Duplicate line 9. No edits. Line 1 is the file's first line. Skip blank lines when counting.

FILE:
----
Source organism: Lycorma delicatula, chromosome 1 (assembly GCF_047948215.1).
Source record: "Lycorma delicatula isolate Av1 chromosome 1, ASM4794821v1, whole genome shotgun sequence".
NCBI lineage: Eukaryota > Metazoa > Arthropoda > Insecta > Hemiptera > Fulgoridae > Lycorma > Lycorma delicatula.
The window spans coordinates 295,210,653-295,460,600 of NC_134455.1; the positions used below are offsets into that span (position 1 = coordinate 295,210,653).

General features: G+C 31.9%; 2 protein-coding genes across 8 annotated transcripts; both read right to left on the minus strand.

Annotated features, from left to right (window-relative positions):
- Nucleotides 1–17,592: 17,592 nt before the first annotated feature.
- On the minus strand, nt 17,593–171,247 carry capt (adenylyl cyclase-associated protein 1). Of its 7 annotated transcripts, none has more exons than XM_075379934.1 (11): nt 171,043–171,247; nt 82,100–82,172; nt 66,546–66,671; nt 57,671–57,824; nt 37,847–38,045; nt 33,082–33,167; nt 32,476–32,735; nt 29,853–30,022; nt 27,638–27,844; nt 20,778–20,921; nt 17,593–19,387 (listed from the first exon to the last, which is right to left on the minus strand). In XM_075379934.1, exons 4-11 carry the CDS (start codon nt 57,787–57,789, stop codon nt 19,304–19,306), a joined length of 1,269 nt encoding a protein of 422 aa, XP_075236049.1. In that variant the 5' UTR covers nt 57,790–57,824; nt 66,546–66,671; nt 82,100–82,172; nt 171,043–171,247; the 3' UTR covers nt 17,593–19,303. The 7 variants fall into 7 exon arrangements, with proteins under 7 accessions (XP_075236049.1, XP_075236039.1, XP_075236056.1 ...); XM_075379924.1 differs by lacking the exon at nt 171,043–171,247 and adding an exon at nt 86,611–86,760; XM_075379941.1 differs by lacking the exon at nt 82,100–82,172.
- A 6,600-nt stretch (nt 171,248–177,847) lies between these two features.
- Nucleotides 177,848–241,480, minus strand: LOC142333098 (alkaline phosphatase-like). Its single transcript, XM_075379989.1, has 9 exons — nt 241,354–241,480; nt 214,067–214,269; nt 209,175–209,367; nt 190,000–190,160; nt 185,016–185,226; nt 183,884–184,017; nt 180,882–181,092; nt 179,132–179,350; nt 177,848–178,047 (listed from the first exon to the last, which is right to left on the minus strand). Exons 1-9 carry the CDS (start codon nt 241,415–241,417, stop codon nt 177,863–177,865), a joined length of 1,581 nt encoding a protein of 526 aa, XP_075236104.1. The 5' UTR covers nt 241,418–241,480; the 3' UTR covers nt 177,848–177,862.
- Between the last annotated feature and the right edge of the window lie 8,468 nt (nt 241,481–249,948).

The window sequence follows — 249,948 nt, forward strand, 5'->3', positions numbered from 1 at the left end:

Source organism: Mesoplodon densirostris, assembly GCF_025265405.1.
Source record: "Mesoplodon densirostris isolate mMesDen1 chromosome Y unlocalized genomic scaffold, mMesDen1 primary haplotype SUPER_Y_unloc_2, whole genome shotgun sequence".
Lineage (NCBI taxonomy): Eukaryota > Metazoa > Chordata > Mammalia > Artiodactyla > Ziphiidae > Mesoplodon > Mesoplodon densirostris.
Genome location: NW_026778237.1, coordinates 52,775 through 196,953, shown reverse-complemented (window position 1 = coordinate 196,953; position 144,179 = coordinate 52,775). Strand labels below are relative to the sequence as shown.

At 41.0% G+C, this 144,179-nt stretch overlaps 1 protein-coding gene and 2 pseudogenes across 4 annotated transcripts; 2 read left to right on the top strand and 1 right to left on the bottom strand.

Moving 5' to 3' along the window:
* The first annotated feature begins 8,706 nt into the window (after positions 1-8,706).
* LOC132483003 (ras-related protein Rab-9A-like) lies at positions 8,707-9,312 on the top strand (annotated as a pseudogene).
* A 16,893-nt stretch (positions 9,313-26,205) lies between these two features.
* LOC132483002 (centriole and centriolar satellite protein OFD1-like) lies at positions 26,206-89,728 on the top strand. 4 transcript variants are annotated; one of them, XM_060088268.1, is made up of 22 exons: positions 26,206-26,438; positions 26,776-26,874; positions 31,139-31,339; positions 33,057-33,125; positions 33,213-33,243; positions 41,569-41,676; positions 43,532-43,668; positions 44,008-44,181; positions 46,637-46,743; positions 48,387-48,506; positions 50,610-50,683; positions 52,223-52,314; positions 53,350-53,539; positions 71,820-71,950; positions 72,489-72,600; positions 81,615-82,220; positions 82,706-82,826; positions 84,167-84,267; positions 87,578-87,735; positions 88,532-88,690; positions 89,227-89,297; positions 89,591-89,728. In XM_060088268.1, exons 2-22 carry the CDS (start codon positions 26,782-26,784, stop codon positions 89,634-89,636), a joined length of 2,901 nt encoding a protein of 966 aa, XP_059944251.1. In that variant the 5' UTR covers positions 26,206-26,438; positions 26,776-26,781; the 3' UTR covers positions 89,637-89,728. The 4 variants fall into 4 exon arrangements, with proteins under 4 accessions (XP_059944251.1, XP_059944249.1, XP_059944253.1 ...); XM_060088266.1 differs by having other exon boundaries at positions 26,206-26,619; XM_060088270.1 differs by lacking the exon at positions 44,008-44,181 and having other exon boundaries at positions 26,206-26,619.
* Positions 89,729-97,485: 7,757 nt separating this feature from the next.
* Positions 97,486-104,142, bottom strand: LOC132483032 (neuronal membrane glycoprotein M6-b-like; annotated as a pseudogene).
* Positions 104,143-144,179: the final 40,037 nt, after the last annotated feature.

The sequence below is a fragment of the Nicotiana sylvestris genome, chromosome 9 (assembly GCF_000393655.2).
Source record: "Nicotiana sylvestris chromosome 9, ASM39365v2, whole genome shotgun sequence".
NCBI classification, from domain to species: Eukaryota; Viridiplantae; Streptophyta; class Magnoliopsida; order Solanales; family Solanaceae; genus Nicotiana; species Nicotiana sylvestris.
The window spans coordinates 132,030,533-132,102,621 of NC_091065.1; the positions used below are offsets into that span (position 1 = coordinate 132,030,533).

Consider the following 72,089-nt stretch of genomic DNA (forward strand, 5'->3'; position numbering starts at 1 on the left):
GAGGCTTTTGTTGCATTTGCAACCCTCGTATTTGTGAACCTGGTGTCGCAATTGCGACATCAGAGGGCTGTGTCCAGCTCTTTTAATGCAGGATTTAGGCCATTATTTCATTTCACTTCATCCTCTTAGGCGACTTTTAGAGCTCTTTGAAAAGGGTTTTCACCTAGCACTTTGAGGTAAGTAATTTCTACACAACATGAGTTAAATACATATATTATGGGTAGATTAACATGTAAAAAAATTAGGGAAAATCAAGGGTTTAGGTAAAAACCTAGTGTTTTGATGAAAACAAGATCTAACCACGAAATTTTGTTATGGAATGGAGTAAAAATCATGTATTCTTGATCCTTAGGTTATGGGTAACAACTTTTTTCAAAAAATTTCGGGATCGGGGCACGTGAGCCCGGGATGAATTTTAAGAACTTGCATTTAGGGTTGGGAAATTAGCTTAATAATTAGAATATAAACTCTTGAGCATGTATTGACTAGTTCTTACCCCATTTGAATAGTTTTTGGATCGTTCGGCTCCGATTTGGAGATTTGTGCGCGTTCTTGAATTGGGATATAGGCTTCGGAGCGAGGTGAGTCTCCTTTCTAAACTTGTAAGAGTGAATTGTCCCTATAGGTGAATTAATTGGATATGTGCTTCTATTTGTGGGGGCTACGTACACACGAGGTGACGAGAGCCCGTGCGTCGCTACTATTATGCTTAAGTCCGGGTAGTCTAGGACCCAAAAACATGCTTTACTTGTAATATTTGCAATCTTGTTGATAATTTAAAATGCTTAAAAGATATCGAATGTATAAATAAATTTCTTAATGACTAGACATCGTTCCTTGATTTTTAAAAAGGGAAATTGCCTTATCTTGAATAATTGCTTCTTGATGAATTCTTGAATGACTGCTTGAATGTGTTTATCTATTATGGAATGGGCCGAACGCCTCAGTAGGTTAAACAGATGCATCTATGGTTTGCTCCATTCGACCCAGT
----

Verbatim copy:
- A 6,600-nt stretch (nt 171,248–177,847) lies between these two features.